By Ruth Eglash (Jerusalem Post)
May 15, 2012
The course, which is being run by the Jerusalem-based Haruv Institute for some 20 male social workers, therapists and psychologists from the haredi world, teaches participants how to work with ultra-Orthodox children who struggle to speak out about what has happened to them because of the Jewish tenet of lashon hara (the prohibition against speaking badly about others), unconditional respect for their elders and lack of appropriate vocabulary.
"The whole approach to this is different for haredim than for secular people," said Tali Shlomi, director of Knowledge, Technology and Resources at Haruv, which was established four years ago to provide professionals with the training and tools to deal with sexual abuse and neglect.
"There is a lot of sensitivity around this topic and often, the children do not even have the words to explain what has happened to them," she said.
Shlomi, who coordinates all of Haruv's courses for the haredi community, explained that while a secular child might be able to describe to their parent that someone has carried out sexual acts on them, for a haredi child it is much more complex.
"These children have a deep conflict in talking about what has happened to them," she observed, adding that the fact Haruv succeeded in finding 20 ultra-Orthodox men to take the course indicates a shift in attitudes in the community.
"It is the result of other changes that have taken place in the community over the past 10 years, including an increase in haredim in the workplace and the discourse around military service," said Shlomi, who has already run two previous courses for haredi female professionals and those graduates now work with child victims of sexual abuse. "The community is much more open and willing to confront this issue."
While the course for male professionals is still in its early days, Shlomi said that there is already a waiting list of more than 40 women who want to take this training course in the future.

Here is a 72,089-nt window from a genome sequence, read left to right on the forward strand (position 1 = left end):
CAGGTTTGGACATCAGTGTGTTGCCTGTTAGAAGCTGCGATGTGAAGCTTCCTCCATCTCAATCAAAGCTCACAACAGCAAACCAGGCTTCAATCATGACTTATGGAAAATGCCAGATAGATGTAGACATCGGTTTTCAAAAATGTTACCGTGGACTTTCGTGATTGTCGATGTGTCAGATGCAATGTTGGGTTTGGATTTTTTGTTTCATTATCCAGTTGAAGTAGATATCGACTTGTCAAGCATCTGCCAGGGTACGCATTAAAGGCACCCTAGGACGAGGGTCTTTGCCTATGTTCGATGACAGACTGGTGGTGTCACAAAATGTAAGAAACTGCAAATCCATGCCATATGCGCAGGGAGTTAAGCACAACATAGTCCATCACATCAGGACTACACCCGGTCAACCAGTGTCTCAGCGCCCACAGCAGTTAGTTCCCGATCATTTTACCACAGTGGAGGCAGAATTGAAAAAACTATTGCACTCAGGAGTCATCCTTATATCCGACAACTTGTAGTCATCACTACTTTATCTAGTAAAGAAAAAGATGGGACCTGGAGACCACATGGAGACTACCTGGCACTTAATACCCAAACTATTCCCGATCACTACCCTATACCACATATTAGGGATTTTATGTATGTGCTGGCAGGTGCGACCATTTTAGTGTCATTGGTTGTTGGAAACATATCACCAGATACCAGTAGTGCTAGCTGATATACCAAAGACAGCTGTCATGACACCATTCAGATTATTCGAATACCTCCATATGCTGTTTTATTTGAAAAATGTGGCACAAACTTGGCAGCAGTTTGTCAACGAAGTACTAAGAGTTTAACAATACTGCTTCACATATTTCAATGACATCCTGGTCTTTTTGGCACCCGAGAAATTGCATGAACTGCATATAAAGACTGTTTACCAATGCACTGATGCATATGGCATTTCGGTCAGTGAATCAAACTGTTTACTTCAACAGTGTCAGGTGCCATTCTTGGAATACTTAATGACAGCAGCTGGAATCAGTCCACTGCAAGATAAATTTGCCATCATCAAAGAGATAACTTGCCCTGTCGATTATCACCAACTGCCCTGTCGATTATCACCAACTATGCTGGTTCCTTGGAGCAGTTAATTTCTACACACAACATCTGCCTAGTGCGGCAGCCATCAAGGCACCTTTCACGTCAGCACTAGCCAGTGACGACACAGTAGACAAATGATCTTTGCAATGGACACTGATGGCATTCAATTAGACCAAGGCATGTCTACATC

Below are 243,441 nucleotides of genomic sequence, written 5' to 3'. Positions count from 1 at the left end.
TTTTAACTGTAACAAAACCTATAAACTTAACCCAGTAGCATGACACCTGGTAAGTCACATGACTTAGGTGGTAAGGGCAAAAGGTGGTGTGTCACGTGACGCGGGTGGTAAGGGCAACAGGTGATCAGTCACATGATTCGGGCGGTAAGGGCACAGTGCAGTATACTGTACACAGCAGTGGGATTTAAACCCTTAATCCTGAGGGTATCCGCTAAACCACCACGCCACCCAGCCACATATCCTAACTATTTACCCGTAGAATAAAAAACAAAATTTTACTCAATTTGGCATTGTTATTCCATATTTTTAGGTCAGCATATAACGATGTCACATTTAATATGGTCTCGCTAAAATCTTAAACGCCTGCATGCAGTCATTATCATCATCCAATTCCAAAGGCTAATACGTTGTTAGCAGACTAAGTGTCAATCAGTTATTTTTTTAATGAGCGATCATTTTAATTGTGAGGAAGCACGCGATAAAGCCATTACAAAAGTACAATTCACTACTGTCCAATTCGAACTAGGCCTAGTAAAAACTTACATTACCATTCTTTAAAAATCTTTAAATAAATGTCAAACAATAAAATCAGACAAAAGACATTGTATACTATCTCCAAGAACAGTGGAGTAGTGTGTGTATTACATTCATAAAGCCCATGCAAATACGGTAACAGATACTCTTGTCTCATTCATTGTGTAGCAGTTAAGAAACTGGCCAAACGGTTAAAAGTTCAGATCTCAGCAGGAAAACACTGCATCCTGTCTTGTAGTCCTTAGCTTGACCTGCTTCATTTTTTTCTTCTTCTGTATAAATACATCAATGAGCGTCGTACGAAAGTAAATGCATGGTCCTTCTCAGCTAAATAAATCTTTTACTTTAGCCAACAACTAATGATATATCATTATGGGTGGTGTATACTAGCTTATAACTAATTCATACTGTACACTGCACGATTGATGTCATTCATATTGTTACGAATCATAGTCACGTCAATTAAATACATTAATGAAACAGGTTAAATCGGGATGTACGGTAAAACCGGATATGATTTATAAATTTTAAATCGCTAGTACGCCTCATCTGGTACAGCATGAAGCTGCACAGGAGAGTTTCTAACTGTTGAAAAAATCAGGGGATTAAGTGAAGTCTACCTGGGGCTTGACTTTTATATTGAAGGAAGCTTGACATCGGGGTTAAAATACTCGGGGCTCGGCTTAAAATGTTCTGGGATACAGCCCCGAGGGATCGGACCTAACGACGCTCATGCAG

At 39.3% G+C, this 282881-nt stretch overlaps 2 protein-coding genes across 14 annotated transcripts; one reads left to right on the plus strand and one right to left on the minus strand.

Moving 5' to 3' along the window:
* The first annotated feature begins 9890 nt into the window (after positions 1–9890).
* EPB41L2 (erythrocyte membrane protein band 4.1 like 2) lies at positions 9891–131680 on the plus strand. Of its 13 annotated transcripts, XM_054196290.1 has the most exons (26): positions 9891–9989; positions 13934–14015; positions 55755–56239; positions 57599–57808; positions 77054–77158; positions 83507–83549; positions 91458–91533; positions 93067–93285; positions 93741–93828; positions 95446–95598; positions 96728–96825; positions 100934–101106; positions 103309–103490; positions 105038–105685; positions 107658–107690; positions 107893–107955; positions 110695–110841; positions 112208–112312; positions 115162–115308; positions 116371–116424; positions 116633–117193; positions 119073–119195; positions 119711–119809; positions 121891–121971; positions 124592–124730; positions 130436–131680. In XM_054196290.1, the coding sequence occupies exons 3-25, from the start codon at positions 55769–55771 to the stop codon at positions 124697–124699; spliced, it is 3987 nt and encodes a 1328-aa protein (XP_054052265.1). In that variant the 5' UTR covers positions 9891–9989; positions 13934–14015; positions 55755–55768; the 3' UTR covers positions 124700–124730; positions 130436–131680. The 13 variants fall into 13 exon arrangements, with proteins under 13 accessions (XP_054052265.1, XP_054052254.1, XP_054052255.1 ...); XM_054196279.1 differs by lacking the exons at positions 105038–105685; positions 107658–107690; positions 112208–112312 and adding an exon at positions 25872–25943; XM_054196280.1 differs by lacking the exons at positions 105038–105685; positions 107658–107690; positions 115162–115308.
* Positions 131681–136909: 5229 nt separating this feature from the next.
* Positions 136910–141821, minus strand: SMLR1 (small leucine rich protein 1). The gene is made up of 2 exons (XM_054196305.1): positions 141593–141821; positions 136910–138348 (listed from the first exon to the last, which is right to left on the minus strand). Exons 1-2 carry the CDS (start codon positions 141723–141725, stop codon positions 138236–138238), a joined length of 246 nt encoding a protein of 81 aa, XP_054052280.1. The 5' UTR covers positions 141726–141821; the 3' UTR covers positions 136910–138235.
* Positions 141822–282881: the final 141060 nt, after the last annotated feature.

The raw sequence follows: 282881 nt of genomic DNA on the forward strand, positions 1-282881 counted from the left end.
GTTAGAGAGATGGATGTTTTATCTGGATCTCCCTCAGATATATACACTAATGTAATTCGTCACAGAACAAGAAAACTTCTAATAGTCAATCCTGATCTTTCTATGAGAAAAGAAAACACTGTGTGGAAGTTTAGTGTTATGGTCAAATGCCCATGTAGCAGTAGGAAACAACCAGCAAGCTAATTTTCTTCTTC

"Those that I interviewed for the course said that they felt a responsibility to be ambassadors in their community and really want to tackle this issue," she said, highlighting that for cultural and religious reasons, women counselors in the haredi community are not able to work with boys over the age of 11 and men stop direct interaction with girls when they are still very young.
There is a severe lack of specially trained ultra-Orthodox counselors available in general to work with victims of sexual abuse from within that community, she said.
Although Shlomi could not provide exact figures on the number of cases of sexual abuse within the haredi community – those reported are likely only the tip of the iceberg – she did point to the recent exposure of a serial pedophile operating in a Jerusalem neighborhood and other incidents that have meant the community can no longer ignore the subject.
"There is no doubt that there has been an increase in awareness among the haredim and their response has been a willingness to confront the problem," she stated.
Data provided by the Magen child protection agency located in Beit Shemesh, another city with a large haredi population, confirms Shlomi's analysis.
The organization, which runs a hotline for families and victims to report cases of neglect and sexual abuse, notes that since starting its work in Beit Shemesh nearly two years ago more than 100 families – 95 percent of them describing themselves as ultra-Orthodox – have come forward to report crimes against their children.
Already some 40 men have been identified from these reports as being a danger to children, with one case even being brought to trial.
"We are seeing a significant change in attitudes just in a year and a half of Magen's awareness raising and community programs," commented David Morris, executive director of Magen. "The quantity and frequency of parents and kids now coming to Magen and to the state authorities has been increasing each month."
He added: "We are pleased that Magen is already trusted by members of the public, and within the haredi community in particular, with these most sensitive and important matters – and we admire the courage of parents who are increasingly open to improving the safety of their children, and to responsibly addressing this risk in our community."